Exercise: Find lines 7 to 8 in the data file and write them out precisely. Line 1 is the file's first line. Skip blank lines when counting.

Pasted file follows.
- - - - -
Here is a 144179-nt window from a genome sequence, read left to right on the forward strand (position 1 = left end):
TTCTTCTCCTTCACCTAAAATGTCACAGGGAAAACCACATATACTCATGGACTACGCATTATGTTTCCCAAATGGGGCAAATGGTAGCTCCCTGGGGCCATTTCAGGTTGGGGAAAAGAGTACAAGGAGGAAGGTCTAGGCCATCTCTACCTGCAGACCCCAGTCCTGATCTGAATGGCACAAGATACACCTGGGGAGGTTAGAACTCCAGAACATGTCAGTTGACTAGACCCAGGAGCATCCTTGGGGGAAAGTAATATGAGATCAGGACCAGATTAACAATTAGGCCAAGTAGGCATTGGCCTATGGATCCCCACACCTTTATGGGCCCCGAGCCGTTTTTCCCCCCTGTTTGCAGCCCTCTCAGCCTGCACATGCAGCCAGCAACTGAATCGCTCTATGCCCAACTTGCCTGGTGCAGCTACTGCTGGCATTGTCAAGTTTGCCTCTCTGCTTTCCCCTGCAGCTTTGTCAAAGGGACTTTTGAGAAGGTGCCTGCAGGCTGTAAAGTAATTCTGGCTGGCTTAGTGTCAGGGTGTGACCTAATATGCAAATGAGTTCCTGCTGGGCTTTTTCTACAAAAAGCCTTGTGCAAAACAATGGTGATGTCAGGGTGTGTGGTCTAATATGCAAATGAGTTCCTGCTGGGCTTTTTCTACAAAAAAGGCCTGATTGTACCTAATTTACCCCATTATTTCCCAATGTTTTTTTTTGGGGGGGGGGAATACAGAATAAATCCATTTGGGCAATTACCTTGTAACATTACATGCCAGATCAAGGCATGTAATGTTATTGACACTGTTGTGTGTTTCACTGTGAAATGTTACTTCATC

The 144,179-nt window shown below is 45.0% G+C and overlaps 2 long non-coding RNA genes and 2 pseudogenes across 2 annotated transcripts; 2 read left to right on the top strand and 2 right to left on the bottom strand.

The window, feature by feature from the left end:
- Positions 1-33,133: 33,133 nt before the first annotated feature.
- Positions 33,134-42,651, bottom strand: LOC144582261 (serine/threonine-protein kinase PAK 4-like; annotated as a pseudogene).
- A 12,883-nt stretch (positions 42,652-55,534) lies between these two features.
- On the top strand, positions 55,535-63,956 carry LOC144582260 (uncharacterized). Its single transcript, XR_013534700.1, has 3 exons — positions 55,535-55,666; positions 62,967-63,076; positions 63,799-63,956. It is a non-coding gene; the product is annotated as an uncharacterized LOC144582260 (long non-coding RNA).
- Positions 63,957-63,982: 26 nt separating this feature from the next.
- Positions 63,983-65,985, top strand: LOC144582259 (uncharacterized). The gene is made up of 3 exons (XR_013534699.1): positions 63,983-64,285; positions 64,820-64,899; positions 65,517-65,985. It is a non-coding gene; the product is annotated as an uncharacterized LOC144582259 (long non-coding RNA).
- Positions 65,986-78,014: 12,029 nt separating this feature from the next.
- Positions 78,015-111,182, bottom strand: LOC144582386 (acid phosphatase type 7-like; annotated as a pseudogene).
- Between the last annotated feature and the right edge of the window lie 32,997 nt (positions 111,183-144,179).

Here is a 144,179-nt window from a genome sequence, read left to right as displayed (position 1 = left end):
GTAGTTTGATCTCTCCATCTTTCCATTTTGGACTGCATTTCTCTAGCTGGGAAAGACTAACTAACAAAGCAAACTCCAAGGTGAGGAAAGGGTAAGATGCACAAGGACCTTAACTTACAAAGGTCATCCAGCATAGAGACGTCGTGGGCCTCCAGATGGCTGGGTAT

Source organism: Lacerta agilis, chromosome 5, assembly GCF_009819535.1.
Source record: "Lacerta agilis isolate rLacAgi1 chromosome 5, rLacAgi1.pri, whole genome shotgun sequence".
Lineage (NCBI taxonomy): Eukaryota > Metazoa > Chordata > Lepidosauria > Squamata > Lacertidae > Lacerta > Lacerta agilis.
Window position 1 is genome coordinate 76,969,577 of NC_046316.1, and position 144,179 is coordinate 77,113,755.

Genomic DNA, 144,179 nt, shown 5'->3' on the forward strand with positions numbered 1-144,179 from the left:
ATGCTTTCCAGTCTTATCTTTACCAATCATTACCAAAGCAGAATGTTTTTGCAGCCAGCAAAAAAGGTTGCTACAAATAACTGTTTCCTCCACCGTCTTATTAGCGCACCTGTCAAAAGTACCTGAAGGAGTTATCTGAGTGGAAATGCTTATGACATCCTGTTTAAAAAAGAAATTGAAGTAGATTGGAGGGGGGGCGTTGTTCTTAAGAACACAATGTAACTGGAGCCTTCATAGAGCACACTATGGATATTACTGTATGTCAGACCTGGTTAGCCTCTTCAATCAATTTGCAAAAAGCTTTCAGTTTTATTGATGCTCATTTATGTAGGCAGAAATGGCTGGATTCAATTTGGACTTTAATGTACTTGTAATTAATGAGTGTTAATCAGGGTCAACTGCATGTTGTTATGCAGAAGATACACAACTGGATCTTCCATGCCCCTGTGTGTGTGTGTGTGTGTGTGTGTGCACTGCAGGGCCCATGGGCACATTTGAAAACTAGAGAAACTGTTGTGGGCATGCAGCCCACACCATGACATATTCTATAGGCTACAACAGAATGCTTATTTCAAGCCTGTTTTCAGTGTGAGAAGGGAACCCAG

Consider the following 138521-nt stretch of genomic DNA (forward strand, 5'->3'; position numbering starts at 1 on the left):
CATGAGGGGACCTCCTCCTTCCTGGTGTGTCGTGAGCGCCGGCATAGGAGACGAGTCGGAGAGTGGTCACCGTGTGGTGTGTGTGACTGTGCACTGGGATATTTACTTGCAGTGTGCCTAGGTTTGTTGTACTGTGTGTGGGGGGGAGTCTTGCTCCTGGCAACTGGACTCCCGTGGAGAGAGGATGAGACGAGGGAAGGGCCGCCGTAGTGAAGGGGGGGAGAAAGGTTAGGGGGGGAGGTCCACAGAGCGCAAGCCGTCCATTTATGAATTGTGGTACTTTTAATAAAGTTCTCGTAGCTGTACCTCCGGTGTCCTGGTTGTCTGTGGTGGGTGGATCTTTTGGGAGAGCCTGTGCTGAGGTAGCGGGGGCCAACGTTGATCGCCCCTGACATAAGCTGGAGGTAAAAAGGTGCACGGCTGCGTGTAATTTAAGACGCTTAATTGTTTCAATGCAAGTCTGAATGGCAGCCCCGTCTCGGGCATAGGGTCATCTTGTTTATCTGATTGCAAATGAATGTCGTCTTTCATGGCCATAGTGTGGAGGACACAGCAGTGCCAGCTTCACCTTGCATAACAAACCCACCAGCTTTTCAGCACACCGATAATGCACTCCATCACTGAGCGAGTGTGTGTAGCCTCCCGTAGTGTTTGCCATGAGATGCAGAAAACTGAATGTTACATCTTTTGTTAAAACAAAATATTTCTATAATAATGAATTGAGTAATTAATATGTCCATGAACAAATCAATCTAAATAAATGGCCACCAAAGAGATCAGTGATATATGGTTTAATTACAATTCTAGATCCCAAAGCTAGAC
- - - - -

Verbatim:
- A 12,883-nt stretch (positions 42,652-55,534) lies between these two features.
- On the top strand, positions 55,535-63,956 carry LOC144582260 (uncharacterized). Its single transcript, XR_013534700.1, has 3 exons — positions 55,535-55,666; positions 62,967-63,076; positions 63,799-63,956. It is a non-coding gene; the product is annotated as an uncharacterized LOC144582260 (long non-coding RNA).